On: Blown leads, and redemption opportunities

With just over 12 minutes on the clock, up by 8 points, the Atlanta Falcons have the ball. They’ve managed to move at will for the vast majority of the game, and, despite their talents on the defensive line, Washington have no real answer for the offense Arthur Smith has called all day. Until now, one two drives have ended with a punt. They’re in the driver’s seat, and ready to secure the win that will take them to .500 in season for the first time since September 16th 2019. All they need to do is keep the ball moving, and keep the clock rolling.

They do neither. 

Six plays later, the ball is in the hands of Taylor Heinicke, who slices apart the Falcons’ soft pass defense. They would, however, fail to convert a two-point attempt, and the Falcons regained the ball, up 2, with just under 4 minutes to go. Two fail runs and a short screen pass later, and Washington have the ball again. They score a touchdown, again. They fail on a two-point attempt, again. And with 30 seconds on the clock, the Falcons fail to put together a drive. Again.

A tradition like no other

The Falcons have been blowing leads since before I was born, that’s just who they are. It’s the fact that it happened is inevitable. It was the realization, with about 8 minutes left on the clock, as the Falcons punted the ball back to Washington up 8, that it was going to be another one of those. Aside from a Matt Ryan pick, it went almost exactly the way it always goes. And that’s what stings most about this one.

I don’t think any of us were expecting miracles in year one of the Smith/Fontenot double salvo. The heyday of this team has passed, and all that remains is the quarterback, his left tackle, a defensive tackle, and the middle linebacker. Despite the large number of losses that has occurred over the past 4 years, the Falcons have managed to, just about, hang in there. 7-9, 7-9, 4-12. An awful 3 year stint by anyone’s estimation, but the amount of losses caused by their own inability to close games out must in in the double digits. The new regime brought us hope that we’d moved past that, and then it all happened. Like the repeat broadcast to the worst episode of your favorite TV show.

Photo Credit: Tim Ireland-AP Photo

Before him, Mike Smith and Dan Quinn suffered massive blown leads that ultimately defined their tenures. In the 2013 NFC Championship Game, the Falcons blew a 17 point lead to hand San Francisco a trip to the Super Bowl. Smith would oversee similar leads lost. Most notably, in their 2014 trip to London, the Falcons would lose 22-21 having been 21-0 up at halftime. For Dan Quinn, Super Bowl LI will always be the reference point for awful Falcons blown leads. But there seemed to be some awful defeat around every corner from that point forward, which ultimately resulted in his demise.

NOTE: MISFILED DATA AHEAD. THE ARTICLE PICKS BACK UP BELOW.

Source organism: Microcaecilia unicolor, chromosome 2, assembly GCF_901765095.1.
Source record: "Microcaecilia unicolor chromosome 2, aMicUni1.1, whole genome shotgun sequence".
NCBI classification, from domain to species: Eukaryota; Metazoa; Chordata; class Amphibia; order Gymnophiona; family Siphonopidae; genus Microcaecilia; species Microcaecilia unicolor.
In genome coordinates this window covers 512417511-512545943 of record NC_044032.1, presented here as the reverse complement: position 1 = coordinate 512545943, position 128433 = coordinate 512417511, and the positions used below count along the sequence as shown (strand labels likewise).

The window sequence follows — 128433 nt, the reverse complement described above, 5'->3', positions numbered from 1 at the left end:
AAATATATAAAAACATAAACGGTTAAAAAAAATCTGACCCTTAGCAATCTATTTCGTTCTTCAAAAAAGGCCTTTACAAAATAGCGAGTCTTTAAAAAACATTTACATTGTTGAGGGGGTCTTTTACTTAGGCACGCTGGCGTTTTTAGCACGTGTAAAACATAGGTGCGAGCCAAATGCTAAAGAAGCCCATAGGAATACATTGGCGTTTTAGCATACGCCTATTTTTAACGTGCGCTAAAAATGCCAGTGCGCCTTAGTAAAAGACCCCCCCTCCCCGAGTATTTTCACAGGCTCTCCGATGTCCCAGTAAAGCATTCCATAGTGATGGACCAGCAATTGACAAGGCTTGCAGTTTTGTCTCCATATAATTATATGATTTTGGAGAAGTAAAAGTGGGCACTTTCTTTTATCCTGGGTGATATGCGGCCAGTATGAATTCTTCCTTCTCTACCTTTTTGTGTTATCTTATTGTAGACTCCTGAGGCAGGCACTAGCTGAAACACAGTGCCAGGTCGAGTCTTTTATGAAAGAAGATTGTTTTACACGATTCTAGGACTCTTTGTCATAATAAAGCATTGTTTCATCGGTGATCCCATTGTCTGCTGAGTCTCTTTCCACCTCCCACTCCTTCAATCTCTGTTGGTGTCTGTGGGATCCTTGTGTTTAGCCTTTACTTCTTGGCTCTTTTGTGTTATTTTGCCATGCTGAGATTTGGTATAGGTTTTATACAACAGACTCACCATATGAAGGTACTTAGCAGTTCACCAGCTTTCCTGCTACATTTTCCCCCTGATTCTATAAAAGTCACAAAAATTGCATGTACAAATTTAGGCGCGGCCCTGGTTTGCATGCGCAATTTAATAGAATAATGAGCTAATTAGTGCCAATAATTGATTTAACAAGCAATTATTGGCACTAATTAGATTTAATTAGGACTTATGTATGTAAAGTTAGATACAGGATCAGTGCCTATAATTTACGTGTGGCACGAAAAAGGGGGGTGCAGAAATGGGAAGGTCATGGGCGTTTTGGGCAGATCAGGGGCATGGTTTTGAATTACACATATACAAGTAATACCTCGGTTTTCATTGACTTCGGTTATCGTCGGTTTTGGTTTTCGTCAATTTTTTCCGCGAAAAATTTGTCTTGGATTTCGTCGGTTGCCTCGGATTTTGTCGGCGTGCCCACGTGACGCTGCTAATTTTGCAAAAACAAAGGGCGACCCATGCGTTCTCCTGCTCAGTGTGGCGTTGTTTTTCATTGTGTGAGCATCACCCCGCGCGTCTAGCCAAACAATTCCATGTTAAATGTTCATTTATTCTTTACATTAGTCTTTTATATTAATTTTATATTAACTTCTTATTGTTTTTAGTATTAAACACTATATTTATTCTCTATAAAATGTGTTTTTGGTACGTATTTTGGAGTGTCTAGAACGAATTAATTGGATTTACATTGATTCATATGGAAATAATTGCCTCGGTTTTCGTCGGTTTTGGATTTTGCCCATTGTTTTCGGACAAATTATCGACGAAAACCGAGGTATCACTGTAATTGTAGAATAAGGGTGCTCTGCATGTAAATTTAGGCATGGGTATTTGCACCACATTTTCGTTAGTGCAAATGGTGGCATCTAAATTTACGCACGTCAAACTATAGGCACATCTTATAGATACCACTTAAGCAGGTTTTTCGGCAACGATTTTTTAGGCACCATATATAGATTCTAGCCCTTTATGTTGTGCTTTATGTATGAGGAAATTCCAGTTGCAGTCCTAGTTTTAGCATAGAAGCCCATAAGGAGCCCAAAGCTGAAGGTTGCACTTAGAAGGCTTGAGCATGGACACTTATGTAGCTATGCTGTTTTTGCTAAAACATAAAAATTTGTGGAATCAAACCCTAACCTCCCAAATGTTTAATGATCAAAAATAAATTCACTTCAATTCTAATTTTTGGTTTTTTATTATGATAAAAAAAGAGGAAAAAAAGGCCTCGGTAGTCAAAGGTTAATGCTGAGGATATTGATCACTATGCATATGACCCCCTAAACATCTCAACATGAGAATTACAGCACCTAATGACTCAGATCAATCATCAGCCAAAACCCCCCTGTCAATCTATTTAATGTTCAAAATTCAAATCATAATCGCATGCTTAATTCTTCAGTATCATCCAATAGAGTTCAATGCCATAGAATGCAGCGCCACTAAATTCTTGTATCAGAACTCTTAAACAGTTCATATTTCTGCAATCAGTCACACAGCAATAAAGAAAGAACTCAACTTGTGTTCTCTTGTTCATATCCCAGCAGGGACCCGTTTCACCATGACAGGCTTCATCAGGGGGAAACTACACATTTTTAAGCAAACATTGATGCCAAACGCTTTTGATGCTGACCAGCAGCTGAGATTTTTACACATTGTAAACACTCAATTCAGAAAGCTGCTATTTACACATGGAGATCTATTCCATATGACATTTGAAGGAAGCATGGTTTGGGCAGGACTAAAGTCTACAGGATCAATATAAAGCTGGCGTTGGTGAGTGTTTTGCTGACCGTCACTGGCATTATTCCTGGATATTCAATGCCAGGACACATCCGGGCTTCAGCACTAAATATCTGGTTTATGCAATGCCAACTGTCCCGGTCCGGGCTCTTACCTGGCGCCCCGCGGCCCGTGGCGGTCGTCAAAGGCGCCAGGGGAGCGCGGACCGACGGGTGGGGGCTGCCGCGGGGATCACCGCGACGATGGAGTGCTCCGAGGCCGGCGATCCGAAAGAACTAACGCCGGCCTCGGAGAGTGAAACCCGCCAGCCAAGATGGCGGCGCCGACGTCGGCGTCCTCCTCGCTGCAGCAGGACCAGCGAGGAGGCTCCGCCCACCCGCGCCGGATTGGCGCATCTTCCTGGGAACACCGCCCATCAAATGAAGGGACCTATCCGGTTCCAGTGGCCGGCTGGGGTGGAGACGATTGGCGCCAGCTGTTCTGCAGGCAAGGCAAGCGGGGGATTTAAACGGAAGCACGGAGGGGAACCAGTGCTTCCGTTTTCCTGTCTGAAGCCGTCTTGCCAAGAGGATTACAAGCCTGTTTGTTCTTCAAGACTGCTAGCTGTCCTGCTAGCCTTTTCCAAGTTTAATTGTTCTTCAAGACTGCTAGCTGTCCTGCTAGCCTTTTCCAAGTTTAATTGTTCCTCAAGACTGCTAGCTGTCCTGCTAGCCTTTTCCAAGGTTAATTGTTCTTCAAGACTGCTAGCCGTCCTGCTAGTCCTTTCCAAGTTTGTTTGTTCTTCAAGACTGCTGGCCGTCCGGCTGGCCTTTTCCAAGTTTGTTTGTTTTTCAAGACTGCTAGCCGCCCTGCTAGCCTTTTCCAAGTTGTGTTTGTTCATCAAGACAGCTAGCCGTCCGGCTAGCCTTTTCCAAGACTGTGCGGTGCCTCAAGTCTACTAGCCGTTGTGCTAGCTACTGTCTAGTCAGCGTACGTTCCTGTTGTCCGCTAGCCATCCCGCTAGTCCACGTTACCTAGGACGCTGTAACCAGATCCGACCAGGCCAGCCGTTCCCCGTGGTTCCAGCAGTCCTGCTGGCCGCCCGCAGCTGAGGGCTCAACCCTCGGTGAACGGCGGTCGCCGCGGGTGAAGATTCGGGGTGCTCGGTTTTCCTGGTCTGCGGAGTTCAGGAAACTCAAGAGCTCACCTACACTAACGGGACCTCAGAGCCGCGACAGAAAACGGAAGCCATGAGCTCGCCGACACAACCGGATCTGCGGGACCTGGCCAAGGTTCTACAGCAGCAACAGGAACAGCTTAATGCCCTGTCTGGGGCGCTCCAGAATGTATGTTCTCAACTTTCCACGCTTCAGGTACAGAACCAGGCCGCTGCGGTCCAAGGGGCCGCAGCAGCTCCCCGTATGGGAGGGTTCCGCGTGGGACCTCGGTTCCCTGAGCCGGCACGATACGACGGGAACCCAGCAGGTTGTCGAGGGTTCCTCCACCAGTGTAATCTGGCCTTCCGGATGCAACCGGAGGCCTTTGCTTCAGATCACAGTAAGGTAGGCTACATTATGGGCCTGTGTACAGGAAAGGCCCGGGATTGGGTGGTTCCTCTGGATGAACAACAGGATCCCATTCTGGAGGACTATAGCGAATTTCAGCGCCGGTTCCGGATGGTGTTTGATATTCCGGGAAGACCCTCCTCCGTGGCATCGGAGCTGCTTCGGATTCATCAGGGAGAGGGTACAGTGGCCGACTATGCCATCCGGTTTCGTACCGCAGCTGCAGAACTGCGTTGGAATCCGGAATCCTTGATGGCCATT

Time to change, and unearned trust

Arthur Smith is fortunate. His first blown lead was only a single score. It could happen to anyone. And it came in a regular-season game that will likely not have much consequence when the final chapter of the Falcons 2021 effort is written. What he has to do, which neither of his previous two predecessors managed, is to learn from it. Conservatism in football gets you so far. Sometimes you have to give what your opponent is giving you, and Washington gave them air yards in bunches.

A word on trust, too. Post-game, Arthur Smith commented on Mike Davis being the back tasked with picking up the yards required to hand the Falcons a valuable victory. He cited “trusting him and ball security” as the reasons why he went with the Atlanta native. The issue is that Davis has done little to earn that trust, not least in that game. Both Cordarrelle Patterson, and Wayne Gallman, contributed more to the run game than Davis, on half the carries. The Falcons run game isn’t good, so you have to go with the hot hand with the game on the line. Instead, the ball was handed to a player that ended the game with 14 yards from 13 carries. 

Red (and black) Dead Redemption

If Arthur Smith is to learn anything from this week, it’s that the Falcons aren’t actually far from being a solid team. For just over three quarters, the Falcons were the noticeably better side. The offense looked sharp, despite several notable drops from key contributors. Matt Ryan looked comfortable, again, which is a testament to the improvement of the offensive line. They looked like a team that could cause teams problems. Like last week, the positives have to be magnified and focused on, if Atlanta are to win in week five. Moreso, the negatives need to be ironed out. 

So what happens next? Immediately, the Falcons travel to London, to face the equally miserable New York Jets. The Jets managed their first win of the season against a Titans side missing just about every notable name outside of Derrick Henry. Nevertheless, they’re clearly a more favorable match up to who the Falcons just faced, but they cannot take them lightly. If they’re to make something of 2021, the stand at Spurs, as I hope they’ll call it, needs to yield a positive result. A victory across the pond won’t change the past, but it’ll be a nice way to put a cap on that infamous Mike Smith los. Hopefully, it’ll give Arthur Smith’s Falcons the opportunity to right the wrongs of blown leads past. The schedule is certainly set up for that.

Featured Image Credit: Curtis Compton-Atlanta Journal-Constitution

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